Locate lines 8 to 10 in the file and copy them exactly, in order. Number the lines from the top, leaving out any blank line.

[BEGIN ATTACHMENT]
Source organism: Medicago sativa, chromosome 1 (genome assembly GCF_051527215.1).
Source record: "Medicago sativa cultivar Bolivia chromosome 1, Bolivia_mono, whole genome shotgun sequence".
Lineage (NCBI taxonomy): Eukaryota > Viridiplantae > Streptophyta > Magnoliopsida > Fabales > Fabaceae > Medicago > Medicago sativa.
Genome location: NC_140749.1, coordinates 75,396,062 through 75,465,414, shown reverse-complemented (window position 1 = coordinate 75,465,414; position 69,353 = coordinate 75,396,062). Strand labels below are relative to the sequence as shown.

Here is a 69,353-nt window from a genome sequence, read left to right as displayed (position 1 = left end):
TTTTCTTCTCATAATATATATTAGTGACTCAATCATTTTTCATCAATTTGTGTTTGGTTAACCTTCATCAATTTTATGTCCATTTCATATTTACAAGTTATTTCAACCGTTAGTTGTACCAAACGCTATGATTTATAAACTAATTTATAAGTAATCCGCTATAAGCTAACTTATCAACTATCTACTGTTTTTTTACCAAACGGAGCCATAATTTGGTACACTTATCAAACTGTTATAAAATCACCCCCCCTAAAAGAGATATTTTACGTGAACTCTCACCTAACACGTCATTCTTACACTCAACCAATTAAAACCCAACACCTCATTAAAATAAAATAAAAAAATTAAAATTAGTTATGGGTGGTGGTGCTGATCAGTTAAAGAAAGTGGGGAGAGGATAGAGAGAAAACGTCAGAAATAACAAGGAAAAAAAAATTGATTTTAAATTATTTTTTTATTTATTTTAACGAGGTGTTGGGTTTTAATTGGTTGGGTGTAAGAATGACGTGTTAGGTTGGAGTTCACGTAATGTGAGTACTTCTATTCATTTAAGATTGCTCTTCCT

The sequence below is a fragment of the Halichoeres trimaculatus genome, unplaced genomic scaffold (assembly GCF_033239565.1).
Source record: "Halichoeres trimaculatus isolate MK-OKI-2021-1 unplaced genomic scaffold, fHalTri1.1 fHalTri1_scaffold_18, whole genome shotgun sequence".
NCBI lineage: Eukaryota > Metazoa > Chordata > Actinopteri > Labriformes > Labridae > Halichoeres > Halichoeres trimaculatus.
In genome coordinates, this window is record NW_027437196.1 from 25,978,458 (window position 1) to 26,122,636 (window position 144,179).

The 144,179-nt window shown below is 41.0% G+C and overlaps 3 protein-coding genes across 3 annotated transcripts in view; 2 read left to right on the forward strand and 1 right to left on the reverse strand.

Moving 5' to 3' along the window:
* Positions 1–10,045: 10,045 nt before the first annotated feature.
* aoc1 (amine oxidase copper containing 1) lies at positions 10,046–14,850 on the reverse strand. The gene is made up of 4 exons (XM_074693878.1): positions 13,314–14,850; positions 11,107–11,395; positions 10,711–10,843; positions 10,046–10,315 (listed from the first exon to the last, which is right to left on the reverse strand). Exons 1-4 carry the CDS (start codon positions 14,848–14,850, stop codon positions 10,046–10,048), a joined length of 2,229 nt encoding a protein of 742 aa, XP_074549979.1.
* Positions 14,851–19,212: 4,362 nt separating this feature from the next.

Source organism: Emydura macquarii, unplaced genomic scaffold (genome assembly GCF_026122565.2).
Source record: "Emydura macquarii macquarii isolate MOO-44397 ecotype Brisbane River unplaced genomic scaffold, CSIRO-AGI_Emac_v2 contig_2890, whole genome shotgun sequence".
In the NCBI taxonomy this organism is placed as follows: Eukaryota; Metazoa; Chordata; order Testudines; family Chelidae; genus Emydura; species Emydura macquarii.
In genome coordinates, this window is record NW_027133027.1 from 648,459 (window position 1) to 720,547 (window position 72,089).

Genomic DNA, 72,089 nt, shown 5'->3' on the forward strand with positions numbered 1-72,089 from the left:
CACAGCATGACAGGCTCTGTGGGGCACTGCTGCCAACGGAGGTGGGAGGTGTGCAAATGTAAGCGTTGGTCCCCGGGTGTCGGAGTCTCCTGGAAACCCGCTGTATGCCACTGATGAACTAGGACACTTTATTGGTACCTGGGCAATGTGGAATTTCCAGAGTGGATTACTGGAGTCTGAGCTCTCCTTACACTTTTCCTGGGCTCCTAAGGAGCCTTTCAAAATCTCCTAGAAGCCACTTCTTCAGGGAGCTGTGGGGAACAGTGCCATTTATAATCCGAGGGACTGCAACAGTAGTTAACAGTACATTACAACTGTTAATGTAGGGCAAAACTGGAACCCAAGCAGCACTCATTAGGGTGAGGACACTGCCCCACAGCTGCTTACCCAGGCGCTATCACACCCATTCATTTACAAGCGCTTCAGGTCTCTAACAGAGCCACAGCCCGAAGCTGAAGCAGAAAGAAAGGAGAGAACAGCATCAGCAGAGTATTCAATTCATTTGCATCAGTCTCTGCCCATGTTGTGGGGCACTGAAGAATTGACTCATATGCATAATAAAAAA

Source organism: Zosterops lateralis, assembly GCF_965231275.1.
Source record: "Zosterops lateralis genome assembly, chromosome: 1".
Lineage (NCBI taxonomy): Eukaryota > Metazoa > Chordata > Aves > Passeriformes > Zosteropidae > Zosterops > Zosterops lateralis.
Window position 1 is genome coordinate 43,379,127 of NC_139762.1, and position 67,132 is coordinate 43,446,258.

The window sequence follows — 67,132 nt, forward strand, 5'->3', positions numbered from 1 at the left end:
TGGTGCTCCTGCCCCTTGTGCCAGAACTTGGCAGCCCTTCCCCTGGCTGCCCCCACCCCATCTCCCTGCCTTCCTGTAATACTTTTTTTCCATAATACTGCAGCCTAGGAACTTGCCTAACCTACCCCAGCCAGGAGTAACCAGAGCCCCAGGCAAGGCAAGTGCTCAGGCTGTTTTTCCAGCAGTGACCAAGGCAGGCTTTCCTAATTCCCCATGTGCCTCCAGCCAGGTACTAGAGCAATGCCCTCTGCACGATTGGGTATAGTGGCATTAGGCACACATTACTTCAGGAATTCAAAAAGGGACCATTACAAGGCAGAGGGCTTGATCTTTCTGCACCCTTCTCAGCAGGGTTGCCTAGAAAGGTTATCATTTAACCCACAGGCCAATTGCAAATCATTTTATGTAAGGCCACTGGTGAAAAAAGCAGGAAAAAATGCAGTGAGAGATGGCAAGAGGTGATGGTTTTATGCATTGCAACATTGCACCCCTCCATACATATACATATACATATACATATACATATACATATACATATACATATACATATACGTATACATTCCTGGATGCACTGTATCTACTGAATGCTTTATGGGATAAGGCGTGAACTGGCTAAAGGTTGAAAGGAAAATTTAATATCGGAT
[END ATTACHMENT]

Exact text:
Source record: "Halichoeres trimaculatus isolate MK-OKI-2021-1 unplaced genomic scaffold, fHalTri1.1 fHalTri1_scaffold_18, whole genome shotgun sequence".
NCBI lineage: Eukaryota > Metazoa > Chordata > Actinopteri > Labriformes > Labridae > Halichoeres > Halichoeres trimaculatus.
In genome coordinates, this window is record NW_027437196.1 from 25,978,458 (window position 1) to 26,122,636 (window position 144,179).